I remember sitting in my tent cabin on the side of a mountain in Yosemite National Park, where I was working for the summer. I was twenty-three years old, and I had just finished college. It was the summer I read Mere Christianity. I opened to the inside back cover of my journal, and I wrote, “Rules to Live By.” I already longed for wisdom, and I asked God for it daily. I had been paid attention to what happened—both to me and around me. For those couple of months, I thought back over my life. I tried to see where God was working. I thought about the spiritual relevance of everything.

People are more
important than plans.

By the end of the summer, I had three rules. The first one was this: People are more important than plans. Maybe you’re thinking, “Duh!” But to this Type A, first-born, compulsive list-maker, who would do whatever it took to tick that last task off the day’s to-do list, such a simple sentence both convicted and challenged me. In not-so-many words, God told me to prioritize the people in my life over the plans/tasks/lists/projects/obligations.

I haven’t always heeded my own rules, including this one.

Generosity of time means we prioritize people, we permit ourselves to be interruptible, and we practice patience. Generosity of time says …

“That’s okay. I can wait.”

“Sure, I have time to talk right now.”

“What day and time are good for you?”

“Do you want to stay for dinner?”

“This can wait. Let’s talk now.”

“I’ll check my phone later.”

Luke 10:25-37.

Jesus told a story about a man walking from Jerusalem to Jericho. The one-and-only road between the two cities, it was treacherous and frequented by robbers. (I learned this when I researched my previous post about Zacchaeus.) The man was attacked, beat up, robbed, and stripped. I imagine he was virtually unidentifiable, and on his own, he had no means of recovery. Perhaps the vultures were already circling overhead.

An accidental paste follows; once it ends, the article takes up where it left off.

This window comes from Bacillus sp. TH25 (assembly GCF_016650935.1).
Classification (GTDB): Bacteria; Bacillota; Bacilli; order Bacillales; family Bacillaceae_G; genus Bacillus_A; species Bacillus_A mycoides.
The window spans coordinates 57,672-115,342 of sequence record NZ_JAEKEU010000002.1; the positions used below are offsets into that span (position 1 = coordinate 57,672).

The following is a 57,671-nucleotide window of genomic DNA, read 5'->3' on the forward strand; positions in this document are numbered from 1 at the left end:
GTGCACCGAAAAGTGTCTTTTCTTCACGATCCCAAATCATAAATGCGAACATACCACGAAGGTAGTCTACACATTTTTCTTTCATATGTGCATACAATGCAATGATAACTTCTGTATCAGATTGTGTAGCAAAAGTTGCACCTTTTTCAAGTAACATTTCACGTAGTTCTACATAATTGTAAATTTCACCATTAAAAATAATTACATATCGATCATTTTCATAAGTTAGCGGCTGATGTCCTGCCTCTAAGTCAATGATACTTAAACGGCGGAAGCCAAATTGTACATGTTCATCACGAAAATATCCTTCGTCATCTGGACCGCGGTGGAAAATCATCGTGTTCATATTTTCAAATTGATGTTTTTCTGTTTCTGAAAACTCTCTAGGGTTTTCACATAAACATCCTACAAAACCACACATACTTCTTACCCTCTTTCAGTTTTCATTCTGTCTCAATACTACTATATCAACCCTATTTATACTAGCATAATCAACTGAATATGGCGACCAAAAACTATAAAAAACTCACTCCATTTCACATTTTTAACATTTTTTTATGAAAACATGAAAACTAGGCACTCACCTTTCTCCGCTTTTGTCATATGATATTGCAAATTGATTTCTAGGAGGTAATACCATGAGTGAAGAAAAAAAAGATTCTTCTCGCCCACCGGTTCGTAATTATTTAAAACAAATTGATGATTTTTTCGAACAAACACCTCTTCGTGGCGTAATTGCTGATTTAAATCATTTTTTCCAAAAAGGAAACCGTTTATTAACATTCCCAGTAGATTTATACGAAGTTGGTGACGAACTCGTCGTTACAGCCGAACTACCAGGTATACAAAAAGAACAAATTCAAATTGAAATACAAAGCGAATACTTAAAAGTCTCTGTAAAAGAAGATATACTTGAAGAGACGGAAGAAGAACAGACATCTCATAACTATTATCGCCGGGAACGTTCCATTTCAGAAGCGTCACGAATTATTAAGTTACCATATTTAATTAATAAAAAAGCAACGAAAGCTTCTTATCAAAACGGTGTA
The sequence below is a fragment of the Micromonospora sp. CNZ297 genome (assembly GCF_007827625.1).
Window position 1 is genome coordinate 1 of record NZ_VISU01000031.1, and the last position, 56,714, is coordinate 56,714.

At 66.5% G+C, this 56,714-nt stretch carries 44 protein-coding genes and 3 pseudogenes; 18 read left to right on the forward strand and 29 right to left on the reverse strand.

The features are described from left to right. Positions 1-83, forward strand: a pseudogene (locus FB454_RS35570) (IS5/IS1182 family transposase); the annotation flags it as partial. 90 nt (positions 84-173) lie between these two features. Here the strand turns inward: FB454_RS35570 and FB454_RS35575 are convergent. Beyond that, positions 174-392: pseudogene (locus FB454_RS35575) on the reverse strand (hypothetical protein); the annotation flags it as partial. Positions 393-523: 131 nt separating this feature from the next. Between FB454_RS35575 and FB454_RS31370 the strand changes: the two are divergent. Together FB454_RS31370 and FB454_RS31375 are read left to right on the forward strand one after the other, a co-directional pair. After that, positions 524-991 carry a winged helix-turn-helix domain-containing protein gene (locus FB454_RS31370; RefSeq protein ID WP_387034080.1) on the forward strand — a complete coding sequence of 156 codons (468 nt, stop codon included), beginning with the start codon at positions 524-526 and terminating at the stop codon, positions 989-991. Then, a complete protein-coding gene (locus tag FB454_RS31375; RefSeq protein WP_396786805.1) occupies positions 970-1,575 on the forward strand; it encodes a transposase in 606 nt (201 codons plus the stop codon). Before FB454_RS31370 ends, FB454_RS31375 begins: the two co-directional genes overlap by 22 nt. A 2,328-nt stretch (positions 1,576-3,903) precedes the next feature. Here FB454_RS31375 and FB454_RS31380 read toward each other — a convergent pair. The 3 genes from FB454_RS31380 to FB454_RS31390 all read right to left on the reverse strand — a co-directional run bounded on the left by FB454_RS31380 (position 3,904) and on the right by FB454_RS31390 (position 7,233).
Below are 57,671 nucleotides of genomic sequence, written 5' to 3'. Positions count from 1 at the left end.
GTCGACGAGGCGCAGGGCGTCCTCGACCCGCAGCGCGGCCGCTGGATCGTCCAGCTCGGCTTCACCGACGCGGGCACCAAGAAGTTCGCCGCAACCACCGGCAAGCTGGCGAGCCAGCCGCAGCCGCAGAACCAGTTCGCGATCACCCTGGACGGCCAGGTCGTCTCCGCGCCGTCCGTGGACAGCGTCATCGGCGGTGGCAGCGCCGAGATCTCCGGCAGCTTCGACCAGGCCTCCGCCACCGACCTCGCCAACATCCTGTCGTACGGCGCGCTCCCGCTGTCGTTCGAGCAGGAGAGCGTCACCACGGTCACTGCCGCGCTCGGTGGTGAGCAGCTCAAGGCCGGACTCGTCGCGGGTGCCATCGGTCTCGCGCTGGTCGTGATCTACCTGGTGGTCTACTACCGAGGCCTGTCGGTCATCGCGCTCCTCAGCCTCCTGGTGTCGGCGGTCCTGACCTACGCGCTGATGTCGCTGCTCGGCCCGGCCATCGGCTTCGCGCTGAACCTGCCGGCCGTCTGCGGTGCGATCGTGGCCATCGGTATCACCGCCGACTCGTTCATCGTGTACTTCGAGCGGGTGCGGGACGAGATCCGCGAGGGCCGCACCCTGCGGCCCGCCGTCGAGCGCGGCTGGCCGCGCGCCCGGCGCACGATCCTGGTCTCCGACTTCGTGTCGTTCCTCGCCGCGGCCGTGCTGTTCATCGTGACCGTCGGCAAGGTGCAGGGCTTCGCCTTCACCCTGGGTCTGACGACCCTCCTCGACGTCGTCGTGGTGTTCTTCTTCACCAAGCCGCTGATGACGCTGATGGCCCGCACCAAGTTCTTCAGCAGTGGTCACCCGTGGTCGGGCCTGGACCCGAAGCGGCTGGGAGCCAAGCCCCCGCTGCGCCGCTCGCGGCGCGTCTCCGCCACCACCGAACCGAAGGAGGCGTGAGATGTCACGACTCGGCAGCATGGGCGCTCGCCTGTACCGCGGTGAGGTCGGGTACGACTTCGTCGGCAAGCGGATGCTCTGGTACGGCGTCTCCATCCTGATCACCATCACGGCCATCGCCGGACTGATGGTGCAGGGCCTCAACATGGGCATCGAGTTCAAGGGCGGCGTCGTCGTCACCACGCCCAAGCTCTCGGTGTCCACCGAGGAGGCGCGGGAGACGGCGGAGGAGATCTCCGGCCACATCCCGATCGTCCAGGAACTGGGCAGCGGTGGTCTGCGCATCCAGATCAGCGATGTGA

The road was rather narrow, and the man made no move to hide himself, that is, if he was even conscious. When he heard footsteps coming toward him, his desperate mind celebrated even if he couldn’t move or cry out. But twice, someone passed him without stopping.

Perhaps they were too busy. Maybe…

  • One had an important appointment waiting at his destination.
  • One didn’t even notice the injured man because he was deep into a game of Candy Crush® on his phone.
  • One thought the injured man was someone else’s problem and why wasn’t the government doing something about the situation?
  • One had enough of a mess in his own life and just didn’t want to get mixed up in someone else’s issues.

You? Yeah, me too.

Finally, someone slowed his donkey, stopped, and bent down to investigate. The injured man didn’t care that his rescuer was a Samaritan. (For more on the relationship between Jews and Samaritans, click here.) This Samaritan man took oil and wine from his own travelling provisions, treating and bandaging the injured man’s wounds right there on the side of the road. He lifted the near-lifeless man onto his own donkey and led it slowly to an inn. He spent the night taking care of the injured man, then made arrangements for the remainder of his care.

Don’t you think this Samaritan man had places to go and people to see, just like the other two?

Don’t you think he had planned his route and provisions to meet his own needs?

Don’t you think people were waiting for him, expecting his arrival?

Don’t you think he could have used that money for something closer to home?

The Samaritan man made room
in his life to help a stranger.

He could have found any number of excuses. But he didn’t. He was generous with his time (and wealth, and attention). He made room in his schedule—nay, in his life—to help a stranger.